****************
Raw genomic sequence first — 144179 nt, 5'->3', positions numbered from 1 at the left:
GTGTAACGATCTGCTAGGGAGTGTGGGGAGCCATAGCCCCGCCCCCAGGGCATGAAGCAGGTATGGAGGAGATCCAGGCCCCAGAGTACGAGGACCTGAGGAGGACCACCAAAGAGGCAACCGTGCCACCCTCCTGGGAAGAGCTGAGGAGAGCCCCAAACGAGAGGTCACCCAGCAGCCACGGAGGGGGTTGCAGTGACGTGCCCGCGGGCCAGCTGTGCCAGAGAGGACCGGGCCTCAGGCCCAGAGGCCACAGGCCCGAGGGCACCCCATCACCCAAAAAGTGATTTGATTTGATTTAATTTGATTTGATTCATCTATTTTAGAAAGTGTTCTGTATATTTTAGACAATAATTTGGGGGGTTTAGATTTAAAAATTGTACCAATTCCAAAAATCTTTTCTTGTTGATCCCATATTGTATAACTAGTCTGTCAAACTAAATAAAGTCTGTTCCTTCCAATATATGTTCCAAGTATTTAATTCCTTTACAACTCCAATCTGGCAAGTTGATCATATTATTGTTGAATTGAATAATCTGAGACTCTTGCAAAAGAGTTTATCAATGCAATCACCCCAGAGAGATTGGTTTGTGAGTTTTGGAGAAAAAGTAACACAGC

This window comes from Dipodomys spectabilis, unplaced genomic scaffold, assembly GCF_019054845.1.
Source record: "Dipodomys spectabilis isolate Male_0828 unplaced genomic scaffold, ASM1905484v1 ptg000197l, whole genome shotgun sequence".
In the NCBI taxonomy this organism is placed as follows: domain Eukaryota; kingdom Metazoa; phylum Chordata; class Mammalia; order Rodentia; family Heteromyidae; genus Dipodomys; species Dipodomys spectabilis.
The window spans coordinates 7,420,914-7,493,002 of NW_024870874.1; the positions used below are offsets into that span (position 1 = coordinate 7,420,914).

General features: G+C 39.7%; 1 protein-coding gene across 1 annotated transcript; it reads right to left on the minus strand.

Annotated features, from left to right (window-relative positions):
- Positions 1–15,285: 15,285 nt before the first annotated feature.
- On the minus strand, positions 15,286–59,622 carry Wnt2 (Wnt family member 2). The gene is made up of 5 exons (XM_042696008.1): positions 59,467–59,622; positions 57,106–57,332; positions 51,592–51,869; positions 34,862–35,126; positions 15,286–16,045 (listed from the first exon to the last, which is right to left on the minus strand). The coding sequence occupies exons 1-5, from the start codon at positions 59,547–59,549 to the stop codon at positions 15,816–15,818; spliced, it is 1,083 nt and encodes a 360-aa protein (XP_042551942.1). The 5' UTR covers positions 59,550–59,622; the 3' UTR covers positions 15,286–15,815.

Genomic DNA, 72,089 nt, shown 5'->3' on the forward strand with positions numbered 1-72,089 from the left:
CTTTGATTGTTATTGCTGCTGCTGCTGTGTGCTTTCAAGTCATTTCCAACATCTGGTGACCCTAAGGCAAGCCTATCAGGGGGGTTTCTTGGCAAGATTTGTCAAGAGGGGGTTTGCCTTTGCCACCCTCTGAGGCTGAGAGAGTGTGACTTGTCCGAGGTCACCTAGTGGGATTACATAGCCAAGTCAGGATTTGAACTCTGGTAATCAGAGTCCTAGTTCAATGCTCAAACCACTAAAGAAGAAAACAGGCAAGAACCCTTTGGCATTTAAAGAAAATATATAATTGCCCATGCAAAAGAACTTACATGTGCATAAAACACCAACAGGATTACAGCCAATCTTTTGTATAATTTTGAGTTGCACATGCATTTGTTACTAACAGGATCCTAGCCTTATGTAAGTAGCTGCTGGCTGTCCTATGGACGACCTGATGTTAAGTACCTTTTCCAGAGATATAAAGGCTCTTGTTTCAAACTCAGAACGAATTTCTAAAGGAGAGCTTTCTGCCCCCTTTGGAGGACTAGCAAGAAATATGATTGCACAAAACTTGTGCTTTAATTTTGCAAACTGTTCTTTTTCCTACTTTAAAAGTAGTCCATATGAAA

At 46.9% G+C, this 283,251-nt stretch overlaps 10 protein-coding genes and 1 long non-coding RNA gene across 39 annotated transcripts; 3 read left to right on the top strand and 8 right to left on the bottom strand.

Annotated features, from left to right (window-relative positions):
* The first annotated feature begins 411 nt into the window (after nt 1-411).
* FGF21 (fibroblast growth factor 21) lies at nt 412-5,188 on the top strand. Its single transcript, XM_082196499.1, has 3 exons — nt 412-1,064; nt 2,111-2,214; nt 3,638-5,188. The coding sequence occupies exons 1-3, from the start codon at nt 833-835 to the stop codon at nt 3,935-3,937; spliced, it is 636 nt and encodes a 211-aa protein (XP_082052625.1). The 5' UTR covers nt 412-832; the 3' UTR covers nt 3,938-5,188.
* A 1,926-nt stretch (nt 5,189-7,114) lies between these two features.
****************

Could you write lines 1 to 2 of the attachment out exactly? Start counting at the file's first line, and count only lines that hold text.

Raw genomic sequence first — 144179 nt, 5'->3', positions numbered from 1 at the left:
GTGTAACGATCTGCTAGGGAGTGTGGGGAGCCATAGCCCCGCCCCCAGGGCATGAAGCAGGTATGGAGGAGATCCAGGCCCCAGAGTACGAGGACCTGAGGAGGACCACCAAAGAGGCAACCGTGCCACCCTCCTGGGAAGAGCTGAGGAGAGCCCCAAACGAGAGGTCACCCAGCAGCCACGGAGGGGGTTGCAGTGACGTGCCCGCGGGCCAGCTGTGCCAGAGAGGACCGGGCCTCAGGCCCAGAGGCCACAGGCCCGAGGGCACCCCATCACCCAAAAAGTGATTTGATTTGATTTAATTTGATTTGATTCATCTATTTTAGAAAGTGTTCTGTATATTTTAGACAATAATTTGGGGGGTTTAGATTTAAAAATTGTACCAATTCCAAAAATCTTTTCTTGTTGATCCCATATTGTATAACTAGTCTGTCAAACTAAATAAAGTCTGTTCCTTCCAATATATGTTCCAAGTATTTAATTCCTTTACAACTCCAATCTGGCAAGTTGATCATATTATTGTTGAATTGAATAATCTGAGACTCTTGCAAAAGAGTTTATCAATGCAATCACCCCAGAGAGATTGGTTTGTGAGTTTTGGAGAAAAAGTAACACAGC